For instance, if an MP voted yes, no, no, yes, no, yes, yes, no, they would be given a string of 10010110, whereas if another MP voted no, no, yes, no, yes, yes, no, yes, they would be given a string of 00101101. So, what is the ‘distance’ between 10010110 and 00101101? For this, we use the Hamming distance – count the number of locations where there is a difference. In this case, the Hamming distance between the MPs is 6.

By constructing a graph of Hamming distances of 1, we can construct neighbours of individual groups of MPs. This is shown in the graph below.

I have listed the votes in the following order:

Common Market 2.0
Confirmatory Public Vote
Contingent Preferential Arrangement
Customs union
Labour’s Alternative Plan
No Deal
Revocation to Avoid No Deal

(c) Dr Duncan Robertson

However, this isn’t very useful, as it doesn’t show the type of MP that voted for each of these. So we can relabel the nodes with a representative MP from that bloc.

From this, you can work out the number of intermediate MPs to get to any other MPs. What is quite interesting is that every MP was just one vote away from another – no-one is isolated. Which, in some little way, gives us hope.

(c) Duncan Robertson

We can then weight the edges to show the possible coalition that could be made if these blocs were to join. And here it is:

The size of each circle represents the number of MPs that voted the same way as the representative MP named on the circle, and the thickness of the links shows how many MPs would join together if one vote were flipped.

If the linked blocs join up, you can see how there could be a path to a Parliamentary majority – for the blocs to join, it would mean switching one vote from ‘aye’ to ‘no’ or vice versa.

For completeness, the list of MPs and their associated binary string is linked here. You can find the MPs that are part of each bloc by searching for the MP name in the label on the network graph. The Hamming distance between each and every MP is available on request. I leave it to the reader to construct an affinity matrix – or what I would call currently describe as a ‘Matrix of Hate’ for each MP pair.

Why The Mayor of Houston Was Right to Not Evacuate the City

Right now, Houston is going through one of the most severe storms ever to hit the USA.  The main conversation on today’s news was whether the Mayor (who has authority to do such things) should have evacuated the City prior to the arrival of Hurricane Harvey.

For a start, NOAA did not forecast a direct hit on the City.  But it was forecast that potentially devastating rains were on the way.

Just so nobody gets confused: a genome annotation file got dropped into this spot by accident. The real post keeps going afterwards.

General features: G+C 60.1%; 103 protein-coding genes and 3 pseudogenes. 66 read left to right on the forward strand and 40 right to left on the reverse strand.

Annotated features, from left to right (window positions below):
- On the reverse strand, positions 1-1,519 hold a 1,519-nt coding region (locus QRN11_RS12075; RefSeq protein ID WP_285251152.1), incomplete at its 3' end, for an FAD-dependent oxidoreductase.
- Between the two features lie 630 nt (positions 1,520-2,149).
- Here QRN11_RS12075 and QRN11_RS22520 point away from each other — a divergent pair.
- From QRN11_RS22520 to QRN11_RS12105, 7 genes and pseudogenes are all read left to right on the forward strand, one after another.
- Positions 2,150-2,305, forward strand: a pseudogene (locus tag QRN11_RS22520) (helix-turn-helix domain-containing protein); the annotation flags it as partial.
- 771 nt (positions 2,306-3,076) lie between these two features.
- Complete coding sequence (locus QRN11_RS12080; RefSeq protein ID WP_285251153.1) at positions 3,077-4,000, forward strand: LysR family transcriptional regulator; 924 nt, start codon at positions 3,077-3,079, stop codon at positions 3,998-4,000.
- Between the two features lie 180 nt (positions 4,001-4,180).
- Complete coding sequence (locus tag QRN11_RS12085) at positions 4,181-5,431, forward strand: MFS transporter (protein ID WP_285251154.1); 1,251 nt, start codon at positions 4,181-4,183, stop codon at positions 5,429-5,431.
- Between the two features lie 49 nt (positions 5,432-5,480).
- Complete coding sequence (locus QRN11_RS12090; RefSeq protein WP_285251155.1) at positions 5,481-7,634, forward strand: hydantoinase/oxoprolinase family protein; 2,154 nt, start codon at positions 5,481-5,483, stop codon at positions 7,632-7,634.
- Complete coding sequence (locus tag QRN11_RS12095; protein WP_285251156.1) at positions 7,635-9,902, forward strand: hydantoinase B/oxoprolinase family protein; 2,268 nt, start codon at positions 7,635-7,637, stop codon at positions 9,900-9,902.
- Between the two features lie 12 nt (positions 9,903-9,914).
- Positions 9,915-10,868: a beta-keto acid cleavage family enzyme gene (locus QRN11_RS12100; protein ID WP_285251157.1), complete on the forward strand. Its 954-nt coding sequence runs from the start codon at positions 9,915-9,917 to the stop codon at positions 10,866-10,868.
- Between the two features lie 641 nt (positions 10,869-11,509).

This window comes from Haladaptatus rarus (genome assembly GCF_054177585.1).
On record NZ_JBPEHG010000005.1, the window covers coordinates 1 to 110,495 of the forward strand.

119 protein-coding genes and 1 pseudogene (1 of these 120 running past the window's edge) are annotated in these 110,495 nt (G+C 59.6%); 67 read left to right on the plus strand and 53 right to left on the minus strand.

Houston has been here before, of course, in 2005 when the then Mayor did order that the city be evacuated.  And around 100 died, as a result of the gridlock and heat.

But let’s think about what an uncontrolled evacuation of Houston would mean.

This is the map of the Houston highway system.

And here is is on Google maps.


While there is, of course, a Houston evacuation plan, assuming you want to avoid the Gulf of Mexico, the main routes are via the north and west: I69 to the north-east, I45 to the north, US Route 290 to the north-west, and I10 to the west.

Now let’s consider the capacity of these roads.  The capacity of roads in the US is given by the Department of Transportation’s Highway Capacity Manual.  While there is a whole science devoted to calculating freeway flow measurements, you need to take into account not only the capacity of the road (the number of cars), but also their speed.  Combining these gives us a flow rate, i.e. the number of cars that will pass a point in a particular length of time.  We can look at the academic literature to see what this is.  Dixit and Wolshon (2014) have a nice study where they looked at maximum evacuation flow rates.  Their Table 2 shows the empirical data, but it’s around 1,000 vehicles per hour per lane.  Assuming the Houston metro system evacuation routes of the north and west are around 4 x 4 lanes.  Give a factor of 1.5 for contraflows, and you have around 25 lanes.  So that’s 25 x 1000 = 25,000 vehicles per hour.  And let’s assume an occupancy of 4 passengers per vehicle (i.e. most would evacuate by car).  So that’s 100,000 passengers per hour.

The problem with Houston is that it’s the USA’s fourth largest city.  And that means it’s big.  It (Greater Houston) has a population of 6.5 million.  So that means 6.5 million / 100,000 = 65 hours.  Non stop, day and night.  Without accidents.  A very bold move for a hurricane that was not due to hit directly.

And tropical storm watches are only typically issued 48 hours before winds are due to strike.

By not evacuating, resources are kept in Houston rather than being disseminated across the locations of incidents caused by evacuating traffic.

The real test however comes in the days and months ahead, where the process of rescue, recovery, and rebuilding is critical.


Dixit, V. and Wolshon, B. (2014) ‘Evacuation Traffic Dynamics’, Transportation Research Part C, 49, 114-125